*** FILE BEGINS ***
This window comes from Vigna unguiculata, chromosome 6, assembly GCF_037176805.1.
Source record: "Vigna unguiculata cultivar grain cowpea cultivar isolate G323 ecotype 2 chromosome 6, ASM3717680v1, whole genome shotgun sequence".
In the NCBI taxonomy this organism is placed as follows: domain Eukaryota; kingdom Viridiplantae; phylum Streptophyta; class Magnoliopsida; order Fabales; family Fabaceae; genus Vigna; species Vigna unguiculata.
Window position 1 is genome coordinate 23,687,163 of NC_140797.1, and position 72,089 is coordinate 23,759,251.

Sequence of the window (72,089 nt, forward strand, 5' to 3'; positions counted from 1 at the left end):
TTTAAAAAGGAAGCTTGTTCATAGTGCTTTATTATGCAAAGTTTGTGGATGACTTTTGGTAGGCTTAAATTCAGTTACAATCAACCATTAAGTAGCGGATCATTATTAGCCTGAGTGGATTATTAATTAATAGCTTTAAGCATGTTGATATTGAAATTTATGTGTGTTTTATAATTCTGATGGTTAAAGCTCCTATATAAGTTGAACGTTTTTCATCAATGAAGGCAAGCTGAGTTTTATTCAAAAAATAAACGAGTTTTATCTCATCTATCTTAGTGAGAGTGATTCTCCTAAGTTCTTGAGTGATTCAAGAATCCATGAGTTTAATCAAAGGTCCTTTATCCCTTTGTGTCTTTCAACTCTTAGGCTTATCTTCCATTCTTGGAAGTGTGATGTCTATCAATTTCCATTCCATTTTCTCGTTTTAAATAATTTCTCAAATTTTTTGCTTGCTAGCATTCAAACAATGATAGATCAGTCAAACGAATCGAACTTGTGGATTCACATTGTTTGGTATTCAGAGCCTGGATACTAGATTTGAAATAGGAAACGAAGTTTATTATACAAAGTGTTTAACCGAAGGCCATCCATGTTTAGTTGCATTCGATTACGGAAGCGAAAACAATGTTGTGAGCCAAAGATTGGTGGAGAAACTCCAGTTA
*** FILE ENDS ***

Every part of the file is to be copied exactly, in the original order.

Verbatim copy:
This window comes from Vigna unguiculata, chromosome 6, assembly GCF_037176805.1.
Source record: "Vigna unguiculata cultivar grain cowpea cultivar isolate G323 ecotype 2 chromosome 6, ASM3717680v1, whole genome shotgun sequence".
In the NCBI taxonomy this organism is placed as follows: domain Eukaryota; kingdom Viridiplantae; phylum Streptophyta; class Magnoliopsida; order Fabales; family Fabaceae; genus Vigna; species Vigna unguiculata.
Window position 1 is genome coordinate 23,687,163 of NC_140797.1, and position 72,089 is coordinate 23,759,251.

Sequence of the window (72,089 nt, forward strand, 5' to 3'; positions counted from 1 at the left end):
TTTAAAAAGGAAGCTTGTTCATAGTGCTTTATTATGCAAAGTTTGTGGATGACTTTTGGTAGGCTTAAATTCAGTTACAATCAACCATTAAGTAGCGGATCATTATTAGCCTGAGTGGATTATTAATTAATAGCTTTAAGCATGTTGATATTGAAATTTATGTGTGTTTTATAATTCTGATGGTTAAAGCTCCTATATAAGTTGAACGTTTTTCATCAATGAAGGCAAGCTGAGTTTTATTCAAAAAATAAACGAGTTTTATCTCATCTATCTTAGTGAGAGTGATTCTCCTAAGTTCTTGAGTGATTCAAGAATCCATGAGTTTAATCAAAGGTCCTTTATCCCTTTGTGTCTTTCAACTCTTAGGCTTATCTTCCATTCTTGGAAGTGTGATGTCTATCAATTTCCATTCCATTTTCTCGTTTTAAATAATTTCTCAAATTTTTTGCTTGCTAGCATTCAAACAATGATAGATCAGTCAAACGAATCGAACTTGTGGATTCACATTGTTTGGTATTCAGAGCCTGGATACTAGATTTGAAATAGGAAACGAAGTTTATTATACAAAGTGTTTAACCGAAGGCCATCCATGTTTAGTTGCATTCGATTACGGAAGCGAAAACAATGTTGTGAGCCAAAGATTGGTGGAGAAACTCCAGTTA